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San Antonio vs Los Angeles, Final Score: Spurs comeback led by Murray falls short as Lakers win 103-96

The Spurs can’t complete the comeback as the Lakers hand the Spurs their first home loss.

NBA: Los Angeles Lakers at San Antonio Spurs Daniel Dunn-USA TODAY Sports

Dejounte Murray led a furious comeback for the Spurs in the fourth quarter to tie up the game late, but Kentavious Caldwell-Pope and Dwight Howard provided an unexpected scoring punch for the visitors to put it away as the Spurs just couldn’t hit their shots late. It was a solid effort for the Silver and Black, but defensive lapses let the Lakers take the win. The Spurs played their best defensive performance of the year for much of the game, but they weren’t consistent enough to earn a win against Anthony Davis, LeBron James and the talented Lakers.


  • For some reason, Google TV is still giving me the Dallas version of FSSW instead of the San Antonio version, so even though the schedule said that the San Antonio game was on, it was broadcasting some weird Dallas Cowboys junk. Luckily, once again I was able to pick up the game on Fox Sports Go and cast it to my TV.
  • It was great to see Danny Green again, even if he wears a weird uniform now.
  • Trey Lyles looked a lot more aggressive on offense after not scoring a point Friday night.
  • When Anthony Davis is called for a foul, he has that Tim Duncan eye pop thing down pat.
  • The Spurs defense is starting to come together. DeMarre Carroll brings a toughness to the Silver and Black that was missing in the first couple games of the year.
  • Dejounte Murray is much better at finishing this year. He could always get to the basket, but he often couldn’t turn that into baskets in traffic. He just seems a lot stronger now.
  • The Spurs benefited from Danny Green’s foul trouble, picking up three fouls in 11 minutes in the first, and his fourth early in the third quarter, and his fifth in the middle of the fourth, but after that he stayed in and finished the game without fouling out.
  • The Dwight Howard foul on Derrick White could have easily been called a flagrant 2, resulting in Howard’s ejection, but calling it a common foul was a farce. The referee’s timidity to call a flagrant foul on a superstar made a huge difference in the outcome of the game, since Howard was probably the best player for the Lakers down the stretch.

Game Flow

The game started a bit slowly, DeMar DeRozan stole the tip and went to the basket, but his shot was blocked by LeBron James, although it looked like a goaltend to me. Bryn Forbes scored the first points on a triple, and a Trey Lyles dunk gave the Spur a quick 5-0 lead. The Lakers got back with a Danny Green triple and Avery Bradley’s basket to tie it up. The Lakers built up a 5 point lead before the subs came in for the Spur halfway through the quarter. The Spurs went on a late quarter run with their defense forcing Laker turnovers and missed shots, to trail 25-26 after one.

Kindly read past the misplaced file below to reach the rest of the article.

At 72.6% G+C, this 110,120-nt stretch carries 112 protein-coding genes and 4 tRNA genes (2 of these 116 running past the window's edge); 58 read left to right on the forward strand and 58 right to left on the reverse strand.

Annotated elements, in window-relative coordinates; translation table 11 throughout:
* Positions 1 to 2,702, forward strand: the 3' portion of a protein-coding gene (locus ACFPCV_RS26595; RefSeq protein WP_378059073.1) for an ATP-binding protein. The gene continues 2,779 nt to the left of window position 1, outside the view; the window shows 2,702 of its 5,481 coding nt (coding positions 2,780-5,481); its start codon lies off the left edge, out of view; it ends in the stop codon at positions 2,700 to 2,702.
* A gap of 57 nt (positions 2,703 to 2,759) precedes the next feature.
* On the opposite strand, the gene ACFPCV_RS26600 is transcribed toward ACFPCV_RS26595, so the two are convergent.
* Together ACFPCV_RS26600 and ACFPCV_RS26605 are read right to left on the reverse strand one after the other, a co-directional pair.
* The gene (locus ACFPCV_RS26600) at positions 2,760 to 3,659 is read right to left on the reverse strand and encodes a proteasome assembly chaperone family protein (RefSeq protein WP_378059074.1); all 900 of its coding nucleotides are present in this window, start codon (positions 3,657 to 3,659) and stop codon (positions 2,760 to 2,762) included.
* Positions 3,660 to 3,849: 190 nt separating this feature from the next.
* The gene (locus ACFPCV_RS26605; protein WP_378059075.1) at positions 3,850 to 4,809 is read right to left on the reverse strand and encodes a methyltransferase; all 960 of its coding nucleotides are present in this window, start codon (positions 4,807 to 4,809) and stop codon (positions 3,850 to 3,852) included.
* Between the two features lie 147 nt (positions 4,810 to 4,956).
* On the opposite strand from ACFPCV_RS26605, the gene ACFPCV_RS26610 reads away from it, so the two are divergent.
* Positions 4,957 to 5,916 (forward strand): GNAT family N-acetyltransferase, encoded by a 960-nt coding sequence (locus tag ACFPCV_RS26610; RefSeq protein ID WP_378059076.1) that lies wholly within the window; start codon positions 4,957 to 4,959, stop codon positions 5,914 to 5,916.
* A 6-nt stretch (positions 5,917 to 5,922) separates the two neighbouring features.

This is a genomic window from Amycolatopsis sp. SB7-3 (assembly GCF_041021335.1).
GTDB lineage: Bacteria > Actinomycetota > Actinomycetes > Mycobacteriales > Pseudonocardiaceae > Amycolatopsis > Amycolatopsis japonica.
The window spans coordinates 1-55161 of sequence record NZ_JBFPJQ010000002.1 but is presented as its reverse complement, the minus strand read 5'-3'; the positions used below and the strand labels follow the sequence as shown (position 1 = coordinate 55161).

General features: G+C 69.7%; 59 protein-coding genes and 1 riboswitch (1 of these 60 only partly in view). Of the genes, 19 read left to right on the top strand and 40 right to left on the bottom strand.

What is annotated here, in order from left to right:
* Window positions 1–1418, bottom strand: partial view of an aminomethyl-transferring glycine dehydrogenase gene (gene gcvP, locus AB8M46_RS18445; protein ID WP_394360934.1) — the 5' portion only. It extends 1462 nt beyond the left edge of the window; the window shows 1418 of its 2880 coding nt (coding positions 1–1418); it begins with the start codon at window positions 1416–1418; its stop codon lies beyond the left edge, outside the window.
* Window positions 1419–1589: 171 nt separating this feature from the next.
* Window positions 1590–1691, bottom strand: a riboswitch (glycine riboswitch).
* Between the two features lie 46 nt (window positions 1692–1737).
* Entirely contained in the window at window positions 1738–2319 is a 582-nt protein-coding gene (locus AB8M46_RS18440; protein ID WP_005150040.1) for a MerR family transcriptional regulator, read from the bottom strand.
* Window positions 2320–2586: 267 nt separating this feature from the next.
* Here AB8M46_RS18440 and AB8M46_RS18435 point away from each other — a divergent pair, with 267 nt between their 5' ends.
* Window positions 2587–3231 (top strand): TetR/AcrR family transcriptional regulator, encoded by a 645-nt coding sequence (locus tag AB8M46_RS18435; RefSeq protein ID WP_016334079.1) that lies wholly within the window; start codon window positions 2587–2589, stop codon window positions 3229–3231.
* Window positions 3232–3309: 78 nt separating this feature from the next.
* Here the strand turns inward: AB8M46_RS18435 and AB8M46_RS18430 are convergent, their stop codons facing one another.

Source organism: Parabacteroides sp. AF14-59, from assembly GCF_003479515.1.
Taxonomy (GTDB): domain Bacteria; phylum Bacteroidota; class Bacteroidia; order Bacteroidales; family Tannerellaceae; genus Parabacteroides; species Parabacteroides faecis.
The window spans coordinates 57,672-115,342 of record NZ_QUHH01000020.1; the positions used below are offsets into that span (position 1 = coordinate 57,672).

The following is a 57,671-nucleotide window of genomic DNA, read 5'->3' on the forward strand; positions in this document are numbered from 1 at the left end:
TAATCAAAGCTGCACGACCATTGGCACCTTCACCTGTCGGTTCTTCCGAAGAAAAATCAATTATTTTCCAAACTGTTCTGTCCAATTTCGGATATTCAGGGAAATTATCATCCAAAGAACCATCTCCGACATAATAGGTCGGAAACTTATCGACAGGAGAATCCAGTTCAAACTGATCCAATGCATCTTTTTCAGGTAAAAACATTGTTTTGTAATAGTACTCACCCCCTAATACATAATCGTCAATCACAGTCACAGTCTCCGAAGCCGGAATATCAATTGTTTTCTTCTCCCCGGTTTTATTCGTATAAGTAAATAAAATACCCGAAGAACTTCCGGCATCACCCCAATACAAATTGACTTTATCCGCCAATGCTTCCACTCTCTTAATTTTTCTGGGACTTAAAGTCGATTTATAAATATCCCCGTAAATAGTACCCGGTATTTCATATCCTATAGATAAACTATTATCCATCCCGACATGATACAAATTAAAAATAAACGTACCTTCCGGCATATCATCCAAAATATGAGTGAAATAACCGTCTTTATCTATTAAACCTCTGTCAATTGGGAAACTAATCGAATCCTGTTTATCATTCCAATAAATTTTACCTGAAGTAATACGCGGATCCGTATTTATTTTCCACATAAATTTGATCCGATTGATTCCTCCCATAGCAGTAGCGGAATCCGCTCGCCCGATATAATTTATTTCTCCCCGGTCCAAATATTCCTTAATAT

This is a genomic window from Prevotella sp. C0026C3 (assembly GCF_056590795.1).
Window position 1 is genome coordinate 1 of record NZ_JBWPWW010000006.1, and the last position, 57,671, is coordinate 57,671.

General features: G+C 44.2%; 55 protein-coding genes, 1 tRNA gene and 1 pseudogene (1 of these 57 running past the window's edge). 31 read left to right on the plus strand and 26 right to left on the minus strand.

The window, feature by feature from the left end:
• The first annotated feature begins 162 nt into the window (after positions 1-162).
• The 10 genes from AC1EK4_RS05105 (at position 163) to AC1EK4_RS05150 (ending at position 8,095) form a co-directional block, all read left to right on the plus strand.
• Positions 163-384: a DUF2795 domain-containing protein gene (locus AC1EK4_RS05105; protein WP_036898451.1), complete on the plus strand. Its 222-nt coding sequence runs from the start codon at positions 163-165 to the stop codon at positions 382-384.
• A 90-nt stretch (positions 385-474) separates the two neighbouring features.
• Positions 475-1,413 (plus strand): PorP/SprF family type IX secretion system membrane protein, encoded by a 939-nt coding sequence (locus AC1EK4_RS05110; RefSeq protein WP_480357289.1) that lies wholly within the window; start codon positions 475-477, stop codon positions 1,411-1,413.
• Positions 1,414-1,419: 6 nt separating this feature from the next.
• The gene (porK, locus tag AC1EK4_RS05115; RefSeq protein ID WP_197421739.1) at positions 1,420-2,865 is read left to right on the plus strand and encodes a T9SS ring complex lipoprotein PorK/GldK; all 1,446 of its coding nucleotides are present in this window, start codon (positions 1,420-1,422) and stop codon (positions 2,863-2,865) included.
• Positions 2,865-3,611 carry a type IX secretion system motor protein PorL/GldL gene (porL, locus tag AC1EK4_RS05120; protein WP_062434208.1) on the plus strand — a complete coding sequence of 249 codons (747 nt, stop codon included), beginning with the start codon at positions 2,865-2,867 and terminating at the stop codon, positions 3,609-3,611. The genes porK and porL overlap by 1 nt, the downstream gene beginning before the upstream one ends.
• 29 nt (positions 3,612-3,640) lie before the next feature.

Dejounte Murray’s high banking layup gave the Spurs the lead at the start of the second quarter, soon to be extended by a deep Rudy Gay three-point shot. The Lakers used their size and strength advantage to regain the lead with a Dwight Howard putback of a LeBron James miss to lead 32-31. Anthony Davis got hot, and the Lakers had a dominant quarter, leading 56-43 with a Kyle Kuzma half court banker at the buzzer delivering the coup de grace.

Avery Bradley started off the second half to extend the Lakers lead to 15, and the Spurs shooting woes continued, as Davis was able to get the hoop easily and put the Spurs down by 19. The Spurs finally started to show signs of life, by forcing turnovers and DeMar getting to the basket to fuel a 6-0 run midway through the quarter. The good guys found their intensity on both ends of the court, and with Derrick White’s floater with 3:33 left in the third, the Spurs only trailed by six, 71-65. Finally, Rudy Gay returned Kuzma’s favor by hitting a buzzer beater three at the end of the third for the Silver and Black, and the Lakers led 77-72 after three. The Spurs outscored the Lakers 29-21 in the third.

The play started off pretty even for both teams, but a hard foul by Dwight Howard sent Derrick White careening into the court with 10 minutes left, but somehow it was only called a common foul. It looked pretty dirty to me, and Derrick went to the locker room shortly after taking and hitting his free throws. Howard went on a bit of a tear after that, hanging on the rim and taunting with impunity. The Spurs weren’t done, and with a Dejounte Murray steal and breakaway dunk, the deficit was cut to four, and then to two with a halfcourt basket from Murray with half of the final quarter still to play. Murray wasn’t done, and he tied it up at 90. Unfortunately for the good guys, Kentavious Caldwell-Pope went on a run of his own, and put the Lakers up 95-90 in the wink of an eye. The Spurs had opportunities to extend the game, but the shots didn’t drop and they could not pull out the win. Great effort, but it was not as good as it needed to be to overcome a talented Lakers squad playing at their peak.

For the Lakers fan’s perspective, head over to Silver Screen and Roll.

The Spurs are 4-2 on the season, and are tied with four teams for fourth place in the west. The Spurs travel to Atlanta on Tuesday to face Trae Young and the Hawks at 6:30 PM.